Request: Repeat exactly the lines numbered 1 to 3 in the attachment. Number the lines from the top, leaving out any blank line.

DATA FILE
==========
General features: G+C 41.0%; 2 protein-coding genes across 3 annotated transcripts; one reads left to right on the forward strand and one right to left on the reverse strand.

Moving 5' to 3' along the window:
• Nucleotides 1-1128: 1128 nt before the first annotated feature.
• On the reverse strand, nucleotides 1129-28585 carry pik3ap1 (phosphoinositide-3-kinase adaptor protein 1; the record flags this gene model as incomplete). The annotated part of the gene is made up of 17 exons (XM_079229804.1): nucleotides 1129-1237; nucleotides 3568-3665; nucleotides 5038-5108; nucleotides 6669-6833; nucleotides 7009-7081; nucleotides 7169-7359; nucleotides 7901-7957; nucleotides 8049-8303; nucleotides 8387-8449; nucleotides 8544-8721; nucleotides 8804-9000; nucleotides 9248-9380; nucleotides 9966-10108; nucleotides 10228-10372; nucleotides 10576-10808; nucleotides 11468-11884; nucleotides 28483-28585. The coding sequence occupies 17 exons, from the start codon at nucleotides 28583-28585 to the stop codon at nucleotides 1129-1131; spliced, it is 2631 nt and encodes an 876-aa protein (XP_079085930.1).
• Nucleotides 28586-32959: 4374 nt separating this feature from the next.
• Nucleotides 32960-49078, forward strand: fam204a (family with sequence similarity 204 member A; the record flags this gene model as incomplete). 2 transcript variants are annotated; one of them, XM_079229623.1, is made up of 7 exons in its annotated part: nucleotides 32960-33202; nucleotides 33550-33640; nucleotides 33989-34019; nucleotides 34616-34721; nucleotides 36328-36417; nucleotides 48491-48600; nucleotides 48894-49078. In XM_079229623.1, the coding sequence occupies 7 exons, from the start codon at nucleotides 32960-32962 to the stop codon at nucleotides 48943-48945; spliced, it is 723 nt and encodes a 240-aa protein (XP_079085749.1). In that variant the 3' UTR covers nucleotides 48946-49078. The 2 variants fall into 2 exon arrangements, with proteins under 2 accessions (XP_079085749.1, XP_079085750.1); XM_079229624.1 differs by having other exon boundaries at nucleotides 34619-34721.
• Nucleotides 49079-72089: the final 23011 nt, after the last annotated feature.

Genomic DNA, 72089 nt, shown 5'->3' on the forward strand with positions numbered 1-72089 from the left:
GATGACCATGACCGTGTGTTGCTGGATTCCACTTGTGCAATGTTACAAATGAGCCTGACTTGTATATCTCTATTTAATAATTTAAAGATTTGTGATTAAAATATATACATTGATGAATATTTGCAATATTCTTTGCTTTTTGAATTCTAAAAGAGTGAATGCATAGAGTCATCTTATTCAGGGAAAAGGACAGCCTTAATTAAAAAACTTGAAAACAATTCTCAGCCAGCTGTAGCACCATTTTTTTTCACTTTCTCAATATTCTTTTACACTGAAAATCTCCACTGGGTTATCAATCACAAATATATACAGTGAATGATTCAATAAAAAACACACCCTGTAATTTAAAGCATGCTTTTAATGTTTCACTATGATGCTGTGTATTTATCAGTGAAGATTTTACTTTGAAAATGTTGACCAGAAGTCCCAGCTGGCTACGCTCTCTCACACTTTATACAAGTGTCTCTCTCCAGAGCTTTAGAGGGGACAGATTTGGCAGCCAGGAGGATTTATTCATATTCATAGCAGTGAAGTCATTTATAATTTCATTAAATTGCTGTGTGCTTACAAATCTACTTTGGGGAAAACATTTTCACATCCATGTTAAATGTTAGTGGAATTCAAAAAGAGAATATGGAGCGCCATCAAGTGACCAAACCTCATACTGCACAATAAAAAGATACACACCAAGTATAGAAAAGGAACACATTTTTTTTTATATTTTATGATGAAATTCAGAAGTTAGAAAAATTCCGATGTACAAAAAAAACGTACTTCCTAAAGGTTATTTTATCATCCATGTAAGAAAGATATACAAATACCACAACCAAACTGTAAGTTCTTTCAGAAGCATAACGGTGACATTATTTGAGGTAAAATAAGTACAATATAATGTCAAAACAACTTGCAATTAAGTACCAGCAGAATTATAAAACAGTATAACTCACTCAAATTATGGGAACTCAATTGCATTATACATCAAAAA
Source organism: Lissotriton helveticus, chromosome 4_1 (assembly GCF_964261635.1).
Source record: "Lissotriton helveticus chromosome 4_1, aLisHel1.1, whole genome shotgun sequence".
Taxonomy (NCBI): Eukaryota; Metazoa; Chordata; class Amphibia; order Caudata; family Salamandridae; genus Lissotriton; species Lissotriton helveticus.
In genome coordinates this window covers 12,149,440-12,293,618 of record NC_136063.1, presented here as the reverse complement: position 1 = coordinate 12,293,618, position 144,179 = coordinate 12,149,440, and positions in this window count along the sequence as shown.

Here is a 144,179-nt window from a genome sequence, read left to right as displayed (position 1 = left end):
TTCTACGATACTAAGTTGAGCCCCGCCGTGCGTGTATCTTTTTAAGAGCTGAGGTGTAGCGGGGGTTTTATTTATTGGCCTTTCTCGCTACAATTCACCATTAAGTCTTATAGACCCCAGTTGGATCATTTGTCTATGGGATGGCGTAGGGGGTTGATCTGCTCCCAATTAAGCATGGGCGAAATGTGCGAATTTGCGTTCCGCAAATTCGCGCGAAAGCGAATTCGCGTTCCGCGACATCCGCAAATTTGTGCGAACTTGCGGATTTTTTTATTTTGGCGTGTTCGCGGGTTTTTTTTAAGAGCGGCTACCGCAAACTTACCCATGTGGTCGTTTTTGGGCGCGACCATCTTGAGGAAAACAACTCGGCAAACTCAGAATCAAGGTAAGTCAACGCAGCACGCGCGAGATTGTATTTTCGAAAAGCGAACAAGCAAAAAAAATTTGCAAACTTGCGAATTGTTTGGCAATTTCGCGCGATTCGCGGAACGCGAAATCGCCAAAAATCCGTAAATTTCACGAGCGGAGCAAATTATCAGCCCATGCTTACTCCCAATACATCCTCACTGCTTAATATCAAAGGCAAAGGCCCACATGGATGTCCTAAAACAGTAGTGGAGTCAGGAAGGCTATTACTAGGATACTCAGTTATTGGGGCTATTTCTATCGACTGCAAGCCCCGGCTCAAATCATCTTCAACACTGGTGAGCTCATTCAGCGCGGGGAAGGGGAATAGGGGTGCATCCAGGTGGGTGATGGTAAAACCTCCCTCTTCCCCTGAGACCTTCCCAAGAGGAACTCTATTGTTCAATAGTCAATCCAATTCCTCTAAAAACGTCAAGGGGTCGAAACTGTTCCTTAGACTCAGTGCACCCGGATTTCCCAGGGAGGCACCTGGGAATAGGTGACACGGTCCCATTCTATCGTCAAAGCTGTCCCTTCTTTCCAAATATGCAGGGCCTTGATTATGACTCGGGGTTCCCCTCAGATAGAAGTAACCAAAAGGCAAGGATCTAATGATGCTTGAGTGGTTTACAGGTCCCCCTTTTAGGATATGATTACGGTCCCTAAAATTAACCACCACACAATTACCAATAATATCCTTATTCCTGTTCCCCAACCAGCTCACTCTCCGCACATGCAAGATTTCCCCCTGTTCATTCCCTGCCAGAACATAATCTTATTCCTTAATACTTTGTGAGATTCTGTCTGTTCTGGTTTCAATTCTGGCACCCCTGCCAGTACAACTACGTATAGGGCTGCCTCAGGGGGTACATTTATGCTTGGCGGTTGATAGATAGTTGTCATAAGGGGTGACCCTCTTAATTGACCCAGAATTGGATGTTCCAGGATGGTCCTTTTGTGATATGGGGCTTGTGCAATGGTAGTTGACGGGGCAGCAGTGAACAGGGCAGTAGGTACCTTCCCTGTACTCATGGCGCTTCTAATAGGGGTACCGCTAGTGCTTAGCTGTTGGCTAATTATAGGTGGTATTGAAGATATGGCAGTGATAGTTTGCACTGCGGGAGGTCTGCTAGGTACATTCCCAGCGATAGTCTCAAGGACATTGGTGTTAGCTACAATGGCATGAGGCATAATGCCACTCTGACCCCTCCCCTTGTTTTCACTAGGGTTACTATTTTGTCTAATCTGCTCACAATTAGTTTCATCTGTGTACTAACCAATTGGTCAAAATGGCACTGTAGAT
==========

General features: G+C 41.0%; 2 protein-coding genes across 3 annotated transcripts; one reads left to right on the forward strand and one right to left on the reverse strand.

Moving 5' to 3' along the window:
• Nucleotides 1-1128: 1128 nt before the first annotated feature.